Tuesday, July 20, 2021

Summer Camp, Day 4: Wandering Wolf

Today was day 4 of the Summer Camp Series.  Today’s race is also known as Wandering Wolf.  The course was a section of the Beaver Islands Trail that was just south of River Bluffs Regional Park in St. Cloud.  It was an out-and-back route.  To complete a marathon, we needed to do 14 laps.

I had trouble sleeping last night, because one of my toes hurt when it rubbed against the sheets.  When I got up, I drained the blisters under the toenails of both big toes.  I’ve been doing that twice a day, but there’s always more fluid.

Despite my best efforts, I wasn’t able to drain much fluid from the blister on my left heel.  There’s a thick bump there, and I can’t flatten it out.  There’s a spot that’s sensitive to pressure, and that bump ensures there’ll always be extra pressure there when I walk.  On Monday, I was feeling it even when I walked at a casual pace.  I knew that would be an issue today, but I just had to tune it out.

The regular start time was 6:00, but there was an early start at 5:00.  I didn’t expect it to be as hot today as it was on Sunday, but I still took the early start.  That’s what most people were doing.

Last Friday, I learned that I can walk a marathon in 5:15 with an all-out effort.  On Sunday, I learned that I couldn’t expect to bounce back and do the same thing after only one day off.  Today, I was hoping to learn what pace I could sustain without blowing up, when I already had tired legs.  I was guessing that pace would be somewhere between 12:30 and 13:00, but I wouldn’t know for sure until I tried it.

I was conflicted about whether to wear a GPS watch or a plain stopwatch.  On one hand, it would be nice to see every mile split, so I could associate how I felt with a precise pace.  The problem with that is I tend to get preoccupied with my pace instead of paying attention to how I feel.  I opted for the GPS watch, so I would know if I started walking too fast.

We started about 45 minutes before sunrise, but there was enough ambient light that I could see the trail without carrying a light.  As I started walking, I quickly got into a nice rhythm.  I wasn’t trying to walk as fast as I did in my last two races, yet there were only two people in front of me.  One was Tim, who was the only person to run the entire race.  The other was Jesse, who was leading us through the first lap.  Everyone else was either walking or doing a run/walk mix.  Apparently, they all started out walking.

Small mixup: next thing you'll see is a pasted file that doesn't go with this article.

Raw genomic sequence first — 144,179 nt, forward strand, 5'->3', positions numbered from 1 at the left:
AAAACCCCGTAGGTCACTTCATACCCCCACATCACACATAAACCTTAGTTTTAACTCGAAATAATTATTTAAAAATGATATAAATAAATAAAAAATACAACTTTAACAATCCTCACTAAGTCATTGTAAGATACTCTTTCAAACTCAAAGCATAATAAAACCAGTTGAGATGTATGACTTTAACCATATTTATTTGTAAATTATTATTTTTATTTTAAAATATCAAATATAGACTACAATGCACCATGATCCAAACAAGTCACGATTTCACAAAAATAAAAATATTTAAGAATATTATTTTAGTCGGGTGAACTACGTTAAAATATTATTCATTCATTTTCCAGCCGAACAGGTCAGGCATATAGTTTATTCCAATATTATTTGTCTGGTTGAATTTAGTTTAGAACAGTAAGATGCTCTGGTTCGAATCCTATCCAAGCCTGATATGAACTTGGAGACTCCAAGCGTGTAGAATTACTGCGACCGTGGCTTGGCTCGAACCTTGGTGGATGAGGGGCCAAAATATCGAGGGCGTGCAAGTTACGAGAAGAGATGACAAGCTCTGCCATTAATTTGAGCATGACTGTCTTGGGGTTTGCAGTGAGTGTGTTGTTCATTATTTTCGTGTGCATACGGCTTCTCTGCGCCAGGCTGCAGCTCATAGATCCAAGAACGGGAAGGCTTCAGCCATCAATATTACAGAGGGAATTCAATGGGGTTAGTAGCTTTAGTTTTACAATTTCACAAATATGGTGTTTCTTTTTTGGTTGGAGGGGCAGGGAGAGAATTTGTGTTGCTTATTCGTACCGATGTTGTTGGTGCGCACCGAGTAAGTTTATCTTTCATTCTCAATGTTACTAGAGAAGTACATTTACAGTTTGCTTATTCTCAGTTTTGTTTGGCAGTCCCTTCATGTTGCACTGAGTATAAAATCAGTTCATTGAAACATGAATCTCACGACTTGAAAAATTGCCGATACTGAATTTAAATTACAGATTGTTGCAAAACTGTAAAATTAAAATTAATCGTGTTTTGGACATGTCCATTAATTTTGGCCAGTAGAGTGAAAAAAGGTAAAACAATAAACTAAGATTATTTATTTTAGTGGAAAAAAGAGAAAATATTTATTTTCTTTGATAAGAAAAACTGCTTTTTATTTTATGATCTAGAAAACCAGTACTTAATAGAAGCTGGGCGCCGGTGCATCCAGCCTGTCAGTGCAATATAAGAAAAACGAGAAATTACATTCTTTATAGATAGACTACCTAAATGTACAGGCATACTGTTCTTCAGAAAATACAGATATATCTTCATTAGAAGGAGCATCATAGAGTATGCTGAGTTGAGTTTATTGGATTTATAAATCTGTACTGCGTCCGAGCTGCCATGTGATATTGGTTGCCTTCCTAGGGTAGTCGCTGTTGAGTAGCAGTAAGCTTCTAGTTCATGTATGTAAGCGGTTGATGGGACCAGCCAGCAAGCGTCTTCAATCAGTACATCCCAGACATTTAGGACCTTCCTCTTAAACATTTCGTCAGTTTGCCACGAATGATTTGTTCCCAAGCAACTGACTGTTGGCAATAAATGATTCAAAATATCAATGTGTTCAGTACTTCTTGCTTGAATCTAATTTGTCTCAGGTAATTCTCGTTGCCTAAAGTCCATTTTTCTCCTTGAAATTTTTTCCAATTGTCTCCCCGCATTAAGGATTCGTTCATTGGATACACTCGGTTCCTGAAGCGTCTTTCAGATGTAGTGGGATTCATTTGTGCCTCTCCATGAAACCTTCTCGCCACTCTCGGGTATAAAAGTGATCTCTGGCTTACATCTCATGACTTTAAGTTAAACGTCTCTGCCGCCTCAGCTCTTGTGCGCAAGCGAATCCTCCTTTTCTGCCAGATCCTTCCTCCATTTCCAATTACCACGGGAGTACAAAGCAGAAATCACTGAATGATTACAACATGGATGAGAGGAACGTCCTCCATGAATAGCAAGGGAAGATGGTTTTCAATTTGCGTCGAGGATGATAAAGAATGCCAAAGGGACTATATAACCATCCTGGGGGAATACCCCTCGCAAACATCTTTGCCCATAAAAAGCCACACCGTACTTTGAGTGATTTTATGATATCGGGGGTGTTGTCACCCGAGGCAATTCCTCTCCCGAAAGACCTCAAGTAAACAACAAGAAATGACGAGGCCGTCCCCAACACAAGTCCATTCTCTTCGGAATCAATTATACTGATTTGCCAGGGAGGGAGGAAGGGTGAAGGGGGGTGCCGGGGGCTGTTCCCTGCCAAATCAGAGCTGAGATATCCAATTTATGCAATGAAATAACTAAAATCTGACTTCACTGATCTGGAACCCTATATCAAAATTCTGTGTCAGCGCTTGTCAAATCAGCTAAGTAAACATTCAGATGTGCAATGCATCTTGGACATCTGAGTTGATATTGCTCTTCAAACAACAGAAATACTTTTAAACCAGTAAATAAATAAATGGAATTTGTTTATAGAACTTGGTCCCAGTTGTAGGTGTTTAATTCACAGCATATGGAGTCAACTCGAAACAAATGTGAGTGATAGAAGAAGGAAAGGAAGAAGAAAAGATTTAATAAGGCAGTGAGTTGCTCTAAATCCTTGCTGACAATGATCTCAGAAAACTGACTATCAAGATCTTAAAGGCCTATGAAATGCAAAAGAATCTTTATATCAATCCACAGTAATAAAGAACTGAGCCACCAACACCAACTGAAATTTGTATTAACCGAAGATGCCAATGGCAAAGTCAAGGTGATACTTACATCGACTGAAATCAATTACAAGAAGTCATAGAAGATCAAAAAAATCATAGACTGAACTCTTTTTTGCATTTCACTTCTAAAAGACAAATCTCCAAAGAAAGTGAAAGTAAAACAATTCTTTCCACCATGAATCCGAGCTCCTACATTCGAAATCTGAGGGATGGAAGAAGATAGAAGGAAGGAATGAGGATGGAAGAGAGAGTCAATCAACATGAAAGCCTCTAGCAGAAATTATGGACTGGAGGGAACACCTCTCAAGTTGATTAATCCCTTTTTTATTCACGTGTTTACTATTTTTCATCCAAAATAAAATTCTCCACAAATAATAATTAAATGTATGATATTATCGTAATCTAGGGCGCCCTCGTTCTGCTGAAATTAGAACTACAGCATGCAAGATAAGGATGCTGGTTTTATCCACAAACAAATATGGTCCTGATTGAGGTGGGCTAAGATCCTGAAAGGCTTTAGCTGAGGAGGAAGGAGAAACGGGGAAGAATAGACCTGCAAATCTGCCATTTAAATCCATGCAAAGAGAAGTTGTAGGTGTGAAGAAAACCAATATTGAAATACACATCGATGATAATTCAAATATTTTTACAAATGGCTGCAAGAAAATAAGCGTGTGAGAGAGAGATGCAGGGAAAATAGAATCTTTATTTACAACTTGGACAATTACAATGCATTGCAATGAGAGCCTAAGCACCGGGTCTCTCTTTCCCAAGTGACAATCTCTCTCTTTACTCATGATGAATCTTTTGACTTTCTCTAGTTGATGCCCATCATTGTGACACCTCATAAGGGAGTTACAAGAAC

Because of the blister on my left heel, I was reluctant to let my heel make contact with the ground.  For most of the first lap, I was walking on the balls of my feet.  That shortened my stride, but I seemed to have a fast enough turnover to maintain a descent pace.

I walked the first mile in 12:32.  That was at the low end of the range that I thought would be sustainable.  Based on how it felt, I decided to keep my pace between 12:30 and 13:00, if I could.

By the end of my first lap, I was sometimes making contact with my heel.  When I did, I felt the blister.

I walked my second mile in 12:23.  After realizing I had inadvertently sped up, I eased up in the next mile.  That’s how it went for most of the race.  If my pace ever got faster than 12:30, I slowed down.  If I was in danger of getting slower than 13:00, I sped up.  Most of my mile splits were in the 12:30s, but they ranged from 12:23 to 12:59.

By the end of my second lap, I was rolling through my whole foot, instead of staying off my heel.  That was inevitable.  It caused some discomfort from the blister on my heel, but now that I was in a nice rhythm, it was getting easier to tune out the pain.

I was in the second half of my third lap when the 6:00 runners started.  Most of them were doing the 5K or 10K, but there was at least one additional runner doing the marathon.  Later in that lap, Tim lapped me.  He would go on to lap me two more times, but nobody else ever passed me.  Despite walking the whole way, I was the second fastest person in the marathon.

When I finished nine miles, it occurred to me that I was more than one third done.  I compared how I felt today to how I felt at the same point in Sunday’s race.  It was an easy comparison.  On Sunday, I was already running out of gas at this point.  Today, I was under control.  The pace I was walking took some effort, but the effort seemed sustainable.

In the middle third of the race, I started to notice some sore muscles.  I’m used to having soreness in my glutes, hamstrings, and/or shins. Those are all things I experienced at different times in my other races.  Today, I also had soreness in my quads.  I don’t usually get sore quads when I’m walking.  I think it’s because of the undulations in the course.